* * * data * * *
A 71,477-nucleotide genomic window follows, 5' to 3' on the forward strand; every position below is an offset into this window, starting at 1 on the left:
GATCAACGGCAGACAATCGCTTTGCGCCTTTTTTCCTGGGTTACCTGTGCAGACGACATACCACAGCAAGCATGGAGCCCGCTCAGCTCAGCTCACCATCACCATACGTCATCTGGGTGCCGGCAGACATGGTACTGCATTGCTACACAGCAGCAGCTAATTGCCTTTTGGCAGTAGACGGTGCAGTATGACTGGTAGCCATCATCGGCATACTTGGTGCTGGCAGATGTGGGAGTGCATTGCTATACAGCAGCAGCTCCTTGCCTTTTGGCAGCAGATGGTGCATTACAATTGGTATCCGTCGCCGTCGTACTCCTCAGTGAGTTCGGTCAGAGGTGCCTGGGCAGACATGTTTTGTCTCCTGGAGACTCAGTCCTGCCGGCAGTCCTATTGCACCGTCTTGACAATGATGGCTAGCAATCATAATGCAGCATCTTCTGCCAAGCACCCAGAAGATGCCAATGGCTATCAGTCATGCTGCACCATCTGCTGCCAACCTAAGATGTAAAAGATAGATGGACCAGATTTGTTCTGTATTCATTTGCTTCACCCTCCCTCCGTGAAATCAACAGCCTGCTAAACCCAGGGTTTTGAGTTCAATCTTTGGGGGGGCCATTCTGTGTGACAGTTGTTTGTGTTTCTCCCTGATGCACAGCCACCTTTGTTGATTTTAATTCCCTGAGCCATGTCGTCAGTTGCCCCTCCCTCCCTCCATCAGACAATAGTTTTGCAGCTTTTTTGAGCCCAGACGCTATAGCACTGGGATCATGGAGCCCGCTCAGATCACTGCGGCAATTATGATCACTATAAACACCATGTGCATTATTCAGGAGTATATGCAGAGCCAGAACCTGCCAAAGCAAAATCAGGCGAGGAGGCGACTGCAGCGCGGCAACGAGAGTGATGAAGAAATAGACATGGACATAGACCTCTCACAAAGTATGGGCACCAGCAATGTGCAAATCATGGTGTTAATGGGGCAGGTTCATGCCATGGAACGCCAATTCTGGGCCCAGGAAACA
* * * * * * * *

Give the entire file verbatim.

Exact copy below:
A 71,477-nucleotide genomic window follows, 5' to 3' on the forward strand; every position below is an offset into this window, starting at 1 on the left:
GATCAACGGCAGACAATCGCTTTGCGCCTTTTTTCCTGGGTTACCTGTGCAGACGACATACCACAGCAAGCATGGAGCCCGCTCAGCTCAGCTCACCATCACCATACGTCATCTGGGTGCCGGCAGACATGGTACTGCATTGCTACACAGCAGCAGCTAATTGCCTTTTGGCAGTAGACGGTGCAGTATGACTGGTAGCCATCATCGGCATACTTGGTGCTGGCAGATGTGGGAGTGCATTGCTATACAGCAGCAGCTCCTTGCCTTTTGGCAGCAGATGGTGCATTACAATTGGTATCCGTCGCCGTCGTACTCCTCAGTGAGTTCGGTCAGAGGTGCCTGGGCAGACATGTTTTGTCTCCTGGAGACTCAGTCCTGCCGGCAGTCCTATTGCACCGTCTTGACAATGATGGCTAGCAATCATAATGCAGCATCTTCTGCCAAGCACCCAGAAGATGCCAATGGCTATCAGTCATGCTGCACCATCTGCTGCCAACCTAAGATGTAAAAGATAGATGGACCAGATTTGTTCTGTATTCATTTGCTTCACCCTCCCTCCGTGAAATCAACAGCCTGCTAAACCCAGGGTTTTGAGTTCAATCTTTGGGGGGGCCATTCTGTGTGACAGTTGTTTGTGTTTCTCCCTGATGCACAGCCACCTTTGTTGATTTTAATTCCCTGAGCCATGTCGTCAGTTGCCCCTCCCTCCCTCCATCAGACAATAGTTTTGCAGCTTTTTTGAGCCCAGACGCTATAGCACTGGGATCATGGAGCCCGCTCAGATCACTGCGGCAATTATGATCACTATAAACACCATGTGCATTATTCAGGAGTATATGCAGAGCCAGAACCTGCCAAAGCAAAATCAGGCGAGGAGGCGACTGCAGCGCGGCAACGAGAGTGATGAAGAAATAGACATGGACATAGACCTCTCACAAAGTATGGGCACCAGCAATGTGCAAATCATGGTGTTAATGGGGCAGGTTCATGCCATGGAACGCCAATTCTGGGCCCAGGAAACA